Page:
Tag Archives: Caribbean

Mickey Hart and endangered music


In 1990 Mickey Hart and the Library of Congress’s American Folklife Center began work on what would become known as the Endangered Music Project—an effort to disseminate both new and archival recordings of vanishing world traditions.

In a 1993 interview, Hart described assembling the tracks for the project’s first CD release, The spirit cries: Music from the rainforests of South America & the Caribbean:

“My selection process was mostly earplay…I didn’t want it to be an ethnography specifically of the area, I wanted it to be a popular work.”

“I would listen to them over and over…in different environments, on the beach, in the house, in the car….I would listen in the morning, the afternoon, and the evening, and the selection revealed itself to me.”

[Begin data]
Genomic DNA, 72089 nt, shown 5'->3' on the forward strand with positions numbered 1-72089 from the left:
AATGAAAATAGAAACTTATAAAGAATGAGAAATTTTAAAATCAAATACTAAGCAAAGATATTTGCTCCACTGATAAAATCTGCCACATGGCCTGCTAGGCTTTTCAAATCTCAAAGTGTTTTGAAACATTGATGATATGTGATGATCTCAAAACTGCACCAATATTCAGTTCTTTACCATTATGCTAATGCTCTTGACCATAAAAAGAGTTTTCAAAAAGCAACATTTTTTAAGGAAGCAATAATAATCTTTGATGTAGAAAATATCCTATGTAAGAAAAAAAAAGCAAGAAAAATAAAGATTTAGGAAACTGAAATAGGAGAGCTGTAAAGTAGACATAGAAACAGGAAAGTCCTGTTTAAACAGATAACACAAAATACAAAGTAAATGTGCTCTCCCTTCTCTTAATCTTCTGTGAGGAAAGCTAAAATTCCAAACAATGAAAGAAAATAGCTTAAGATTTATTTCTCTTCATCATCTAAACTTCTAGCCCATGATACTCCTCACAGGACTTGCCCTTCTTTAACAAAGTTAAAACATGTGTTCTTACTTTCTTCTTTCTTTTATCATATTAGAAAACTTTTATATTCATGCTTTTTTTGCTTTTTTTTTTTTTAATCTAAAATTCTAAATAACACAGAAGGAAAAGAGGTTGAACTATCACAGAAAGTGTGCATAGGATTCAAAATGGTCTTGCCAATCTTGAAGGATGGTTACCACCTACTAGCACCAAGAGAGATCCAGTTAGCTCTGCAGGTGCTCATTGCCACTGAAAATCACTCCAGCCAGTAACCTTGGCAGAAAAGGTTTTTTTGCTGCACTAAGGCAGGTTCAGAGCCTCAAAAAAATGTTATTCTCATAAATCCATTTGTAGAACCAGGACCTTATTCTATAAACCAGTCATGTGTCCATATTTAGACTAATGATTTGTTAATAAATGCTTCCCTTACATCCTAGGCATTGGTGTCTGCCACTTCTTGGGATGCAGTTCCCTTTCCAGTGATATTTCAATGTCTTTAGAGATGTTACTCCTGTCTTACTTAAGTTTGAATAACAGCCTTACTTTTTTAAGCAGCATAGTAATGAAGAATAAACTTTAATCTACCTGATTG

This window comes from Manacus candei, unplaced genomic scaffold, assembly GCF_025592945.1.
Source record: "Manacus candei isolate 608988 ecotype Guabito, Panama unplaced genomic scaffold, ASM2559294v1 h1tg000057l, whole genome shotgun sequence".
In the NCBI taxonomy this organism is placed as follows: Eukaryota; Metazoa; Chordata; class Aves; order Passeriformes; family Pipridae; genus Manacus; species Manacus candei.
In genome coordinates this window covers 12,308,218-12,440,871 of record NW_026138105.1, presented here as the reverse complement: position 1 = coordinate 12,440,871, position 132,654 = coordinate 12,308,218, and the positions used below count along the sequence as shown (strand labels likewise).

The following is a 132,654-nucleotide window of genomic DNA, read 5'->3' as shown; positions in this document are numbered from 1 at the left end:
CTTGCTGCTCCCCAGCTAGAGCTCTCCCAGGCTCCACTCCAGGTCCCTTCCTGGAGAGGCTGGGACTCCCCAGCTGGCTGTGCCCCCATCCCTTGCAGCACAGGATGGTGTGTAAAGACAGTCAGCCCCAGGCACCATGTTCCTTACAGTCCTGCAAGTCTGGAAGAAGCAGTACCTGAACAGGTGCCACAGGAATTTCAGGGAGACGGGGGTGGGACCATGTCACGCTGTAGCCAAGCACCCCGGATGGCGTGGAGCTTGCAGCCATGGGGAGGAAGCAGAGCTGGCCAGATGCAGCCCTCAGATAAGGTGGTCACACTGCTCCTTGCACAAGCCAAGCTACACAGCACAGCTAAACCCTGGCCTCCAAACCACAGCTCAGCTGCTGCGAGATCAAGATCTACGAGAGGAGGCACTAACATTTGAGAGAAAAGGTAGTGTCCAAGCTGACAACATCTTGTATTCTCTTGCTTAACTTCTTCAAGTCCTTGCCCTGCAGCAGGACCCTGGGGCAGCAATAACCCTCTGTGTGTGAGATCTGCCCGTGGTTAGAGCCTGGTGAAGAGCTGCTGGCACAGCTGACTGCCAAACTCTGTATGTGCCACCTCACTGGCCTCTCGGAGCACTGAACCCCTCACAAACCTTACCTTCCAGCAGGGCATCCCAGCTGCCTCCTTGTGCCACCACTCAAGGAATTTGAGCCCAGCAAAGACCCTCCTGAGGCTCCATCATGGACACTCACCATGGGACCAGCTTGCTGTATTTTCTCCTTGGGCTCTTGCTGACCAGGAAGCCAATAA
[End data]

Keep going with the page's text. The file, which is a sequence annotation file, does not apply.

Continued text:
This according to “Opening up the ‘Oz of archives’: Mickey Hart and the Endangered Music Project” by James McKee (Folklife Center news XV/1 [winter 1993] pp. 3–7).

Today is Hart’s 70th birthday! Below, a brief documentary about The spirit cries.

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Filed under Ethnomusicology, West Indies

Katharine Dunham and L’ag’ya

The peoples of the Caribbean welcomed Katharine Dunham and shared their dance cultures with her; her obligations toward them figure in her danced testimonies to their hospitality.

Her solo in L’ag’ya (1938) was not a collusion with colonial ideologies of appropriation—it was a testament to the immediacy of performance and the importance of maintaining a welcoming openness in the face of the overwhelming idea of infinity.

This according to “Hospitality and translation in Katherine Dunham’s L’ag’ya” by Ramsay Burt, an essay included in Proceedings: Society of Dance History Scholars (Stoughton: Society of Dance History Scholars, 2003) pp. 8–11. Above, Dunham with Vanoye Aikens in L’ag’ya in 1938; below, excerpts from Dunham’s solo from a silent 1947 film.

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Filed under Dance